The frameworks you use will often have smart ways of reducing impact of manipulating the DOM (e.g most good frameworks recycle DOM elements in a scrolling list when they go off screen), but it’s still something you need to pay attention to. Whenever you’re building HTML5 mobile applications always keep this in mind and look up strategies for keeping the DOM as simple as possible.
7. Debugging is sometimes awesome, sometimes difficult
The benefit of using web technology to build mobile applications is that you can test it right in your browser – no emulators or devices needed. You can debug in an environment that you’re probably already familiar with, something like Chrome Dev Tools.
Most of the time though, you will also be using something like PhoneGap. PhoneGap can not be tested through the browser since it accesses the native API’s of the device (obviously not available through your browser).
To test any PhoneGap functionality you will need to test on a device, and then things become a little more difficult. You can use something like [GapDebug] to provide you with debugging tools similar to the browser whilst your app is installed on a device. This makes it easy enough to test, but the annoying part is having to create a new build with PhoneGap and install it on your device to test any changes.
NOTE: When testing with GapDebug, if your app isn’t working and there are no errors in the console, try this:
Open up the debugger for your app
Wait for it to load
Go to the ‘Resources’ section and click the refresh icon
This will ensure the debugger is active when your app is starting up, so you won’t miss any errors that occur right at the start. It’s very common for HTML5 mobile applications to get stuck at the start up screen when installed on a device (but not when run through the browser) – this is usually because some error is occurring on the device that you can’t see (usually related to a PhoneGap plugin).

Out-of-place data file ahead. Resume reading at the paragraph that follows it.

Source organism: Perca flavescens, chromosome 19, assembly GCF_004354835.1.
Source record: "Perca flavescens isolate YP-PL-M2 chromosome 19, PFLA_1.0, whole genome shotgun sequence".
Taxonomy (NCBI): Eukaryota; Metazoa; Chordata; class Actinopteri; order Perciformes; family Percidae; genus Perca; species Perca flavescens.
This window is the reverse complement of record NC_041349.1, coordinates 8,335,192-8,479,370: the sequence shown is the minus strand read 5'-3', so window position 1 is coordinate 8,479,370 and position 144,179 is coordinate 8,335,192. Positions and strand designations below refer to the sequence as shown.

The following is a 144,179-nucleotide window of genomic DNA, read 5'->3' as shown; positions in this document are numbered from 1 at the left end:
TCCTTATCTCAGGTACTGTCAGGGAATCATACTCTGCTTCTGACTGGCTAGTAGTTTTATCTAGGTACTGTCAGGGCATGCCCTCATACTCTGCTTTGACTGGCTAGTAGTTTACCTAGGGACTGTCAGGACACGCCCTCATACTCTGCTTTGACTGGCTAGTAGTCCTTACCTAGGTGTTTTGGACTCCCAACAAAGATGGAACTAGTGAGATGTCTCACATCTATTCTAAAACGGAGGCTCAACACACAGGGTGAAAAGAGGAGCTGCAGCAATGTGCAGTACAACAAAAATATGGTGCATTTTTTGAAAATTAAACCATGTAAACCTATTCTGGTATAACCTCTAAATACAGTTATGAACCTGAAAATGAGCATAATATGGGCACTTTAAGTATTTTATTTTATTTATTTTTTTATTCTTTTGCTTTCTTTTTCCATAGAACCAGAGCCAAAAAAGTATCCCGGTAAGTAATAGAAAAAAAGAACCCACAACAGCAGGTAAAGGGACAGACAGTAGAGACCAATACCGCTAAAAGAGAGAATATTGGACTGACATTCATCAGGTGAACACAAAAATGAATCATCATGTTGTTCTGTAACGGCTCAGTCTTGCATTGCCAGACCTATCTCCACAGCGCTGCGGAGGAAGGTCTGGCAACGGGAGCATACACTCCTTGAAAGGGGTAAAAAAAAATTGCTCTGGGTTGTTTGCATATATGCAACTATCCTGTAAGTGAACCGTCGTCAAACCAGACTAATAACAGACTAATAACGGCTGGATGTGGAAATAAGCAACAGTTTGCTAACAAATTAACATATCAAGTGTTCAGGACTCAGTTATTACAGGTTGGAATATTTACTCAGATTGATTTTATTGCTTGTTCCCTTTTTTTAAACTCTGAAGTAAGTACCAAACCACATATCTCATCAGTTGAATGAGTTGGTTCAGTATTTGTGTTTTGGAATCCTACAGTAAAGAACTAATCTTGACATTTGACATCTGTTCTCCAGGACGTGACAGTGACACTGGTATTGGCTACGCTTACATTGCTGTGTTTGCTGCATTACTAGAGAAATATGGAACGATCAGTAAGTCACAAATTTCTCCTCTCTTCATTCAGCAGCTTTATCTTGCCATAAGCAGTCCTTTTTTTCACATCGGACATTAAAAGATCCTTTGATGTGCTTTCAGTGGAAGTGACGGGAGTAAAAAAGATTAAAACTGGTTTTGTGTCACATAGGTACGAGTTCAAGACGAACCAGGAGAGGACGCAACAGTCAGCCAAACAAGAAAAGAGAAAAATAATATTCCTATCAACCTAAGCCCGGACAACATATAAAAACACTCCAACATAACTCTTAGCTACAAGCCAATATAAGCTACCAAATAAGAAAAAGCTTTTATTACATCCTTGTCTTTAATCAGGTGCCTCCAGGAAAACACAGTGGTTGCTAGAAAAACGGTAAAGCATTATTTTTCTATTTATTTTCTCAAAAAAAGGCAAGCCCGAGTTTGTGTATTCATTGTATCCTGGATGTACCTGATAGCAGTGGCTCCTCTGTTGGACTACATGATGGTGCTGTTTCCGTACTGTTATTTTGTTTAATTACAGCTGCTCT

There’s certainly a lot to know when it comes to building web or hybrid mobile applications. A lot of this is technical stuff like ”how do I pull in data from a server?”, but as I’ve outlined above, there’s also a lot of conceptual differences between native and web.
The conceptual stuff can be quite hard to figure out initially, and it took me a while to understand what was going on behind the scenes or why things were done a certain way. Hopefully this can give you a bit of a head start if you’re going through the same things.
If you’re just starting out with mobile development, feel free to post your thoughts or questions below. If you’re a more seasoned mobile developer – HTML5, native or other – it’d also be great to hear your thoughts below.
: http://www.joshmorony.com/whats-the-difference-between-native-hybrid-and-web-mobile-app-development/ ‘What’s the Difference between Native, Hybrid and Web Mobile App Development?’
: http://www.joshmorony.com/genuitec-release-epic-debugger-gapdebug-for-phonegap-apps/ ‘Genuitec Release EPIC Debugger ‘GapDebug’ for PhoneGap Apps’